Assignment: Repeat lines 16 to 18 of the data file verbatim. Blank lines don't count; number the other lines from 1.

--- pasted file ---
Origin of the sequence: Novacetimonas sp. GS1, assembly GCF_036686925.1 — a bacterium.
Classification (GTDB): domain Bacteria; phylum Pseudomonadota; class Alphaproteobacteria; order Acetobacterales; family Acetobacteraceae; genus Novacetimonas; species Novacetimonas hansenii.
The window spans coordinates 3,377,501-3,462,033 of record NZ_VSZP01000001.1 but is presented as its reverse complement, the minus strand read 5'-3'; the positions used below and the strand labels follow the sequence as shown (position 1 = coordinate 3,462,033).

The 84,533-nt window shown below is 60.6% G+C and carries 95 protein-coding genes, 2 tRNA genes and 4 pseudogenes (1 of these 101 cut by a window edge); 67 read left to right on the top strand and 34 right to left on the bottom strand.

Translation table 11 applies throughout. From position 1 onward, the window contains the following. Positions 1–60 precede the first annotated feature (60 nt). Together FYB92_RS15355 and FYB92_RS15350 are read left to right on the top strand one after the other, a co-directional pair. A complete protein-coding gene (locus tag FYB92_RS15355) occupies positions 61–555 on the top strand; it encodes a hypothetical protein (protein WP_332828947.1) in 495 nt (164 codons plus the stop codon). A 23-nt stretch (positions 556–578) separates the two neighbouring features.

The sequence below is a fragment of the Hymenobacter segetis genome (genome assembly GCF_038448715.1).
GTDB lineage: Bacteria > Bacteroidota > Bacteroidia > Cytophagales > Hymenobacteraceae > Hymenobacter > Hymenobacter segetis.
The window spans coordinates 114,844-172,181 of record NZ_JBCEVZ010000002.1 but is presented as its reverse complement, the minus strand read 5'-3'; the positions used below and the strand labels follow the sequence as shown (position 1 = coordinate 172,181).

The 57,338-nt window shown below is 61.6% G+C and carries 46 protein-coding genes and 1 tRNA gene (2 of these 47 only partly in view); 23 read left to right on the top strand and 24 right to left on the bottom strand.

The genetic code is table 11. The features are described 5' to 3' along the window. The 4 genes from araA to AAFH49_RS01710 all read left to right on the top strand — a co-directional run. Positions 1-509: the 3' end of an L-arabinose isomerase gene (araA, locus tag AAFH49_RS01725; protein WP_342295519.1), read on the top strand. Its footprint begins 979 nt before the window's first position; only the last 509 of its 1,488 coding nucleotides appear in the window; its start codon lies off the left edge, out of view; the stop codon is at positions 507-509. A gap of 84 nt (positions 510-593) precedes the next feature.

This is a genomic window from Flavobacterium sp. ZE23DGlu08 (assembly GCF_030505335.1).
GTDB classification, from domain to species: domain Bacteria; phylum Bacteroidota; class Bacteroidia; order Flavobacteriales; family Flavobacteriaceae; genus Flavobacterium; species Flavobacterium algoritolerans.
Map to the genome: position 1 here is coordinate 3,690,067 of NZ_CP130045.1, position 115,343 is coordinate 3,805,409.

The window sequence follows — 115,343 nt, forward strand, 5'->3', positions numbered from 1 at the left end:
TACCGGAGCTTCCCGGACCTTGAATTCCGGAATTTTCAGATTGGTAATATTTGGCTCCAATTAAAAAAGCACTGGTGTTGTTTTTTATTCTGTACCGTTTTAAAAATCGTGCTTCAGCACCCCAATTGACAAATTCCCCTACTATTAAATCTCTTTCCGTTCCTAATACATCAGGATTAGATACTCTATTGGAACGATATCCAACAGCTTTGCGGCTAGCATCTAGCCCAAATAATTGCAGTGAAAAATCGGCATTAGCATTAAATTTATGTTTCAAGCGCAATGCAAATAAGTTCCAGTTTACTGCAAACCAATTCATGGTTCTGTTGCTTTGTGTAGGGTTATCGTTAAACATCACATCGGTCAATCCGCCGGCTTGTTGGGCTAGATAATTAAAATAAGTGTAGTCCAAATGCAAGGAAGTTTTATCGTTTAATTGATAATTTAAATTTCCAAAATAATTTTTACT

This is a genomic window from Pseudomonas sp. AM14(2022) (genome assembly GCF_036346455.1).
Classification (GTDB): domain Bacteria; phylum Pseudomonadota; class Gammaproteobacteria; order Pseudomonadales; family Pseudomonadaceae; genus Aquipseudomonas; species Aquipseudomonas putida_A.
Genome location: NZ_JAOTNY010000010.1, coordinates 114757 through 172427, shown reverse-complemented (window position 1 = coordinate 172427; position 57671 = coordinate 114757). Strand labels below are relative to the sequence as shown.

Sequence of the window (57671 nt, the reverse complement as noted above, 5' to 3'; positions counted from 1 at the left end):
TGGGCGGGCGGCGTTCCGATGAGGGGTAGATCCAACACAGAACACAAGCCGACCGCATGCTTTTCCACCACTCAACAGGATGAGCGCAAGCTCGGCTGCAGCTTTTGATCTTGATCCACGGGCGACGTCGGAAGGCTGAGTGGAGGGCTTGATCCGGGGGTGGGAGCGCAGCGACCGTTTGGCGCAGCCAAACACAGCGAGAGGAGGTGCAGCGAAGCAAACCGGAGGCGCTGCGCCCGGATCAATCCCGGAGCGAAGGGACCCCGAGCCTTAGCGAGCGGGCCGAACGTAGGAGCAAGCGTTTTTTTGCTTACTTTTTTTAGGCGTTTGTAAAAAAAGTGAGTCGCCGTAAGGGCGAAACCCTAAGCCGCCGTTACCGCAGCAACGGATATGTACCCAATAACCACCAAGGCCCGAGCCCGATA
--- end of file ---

This is a genomic window from Pseudomonas sp. AM14(2022) (genome assembly GCF_036346455.1).
Classification (GTDB): domain Bacteria; phylum Pseudomonadota; class Gammaproteobacteria; order Pseudomonadales; family Pseudomonadaceae; genus Aquipseudomonas; species Aquipseudomonas putida_A.
Genome location: NZ_JAOTNY010000010.1, coordinates 114757 through 172427, shown reverse-complemented (window position 1 = coordinate 172427; position 57671 = coordinate 114757). Strand labels below are relative to the sequence as shown.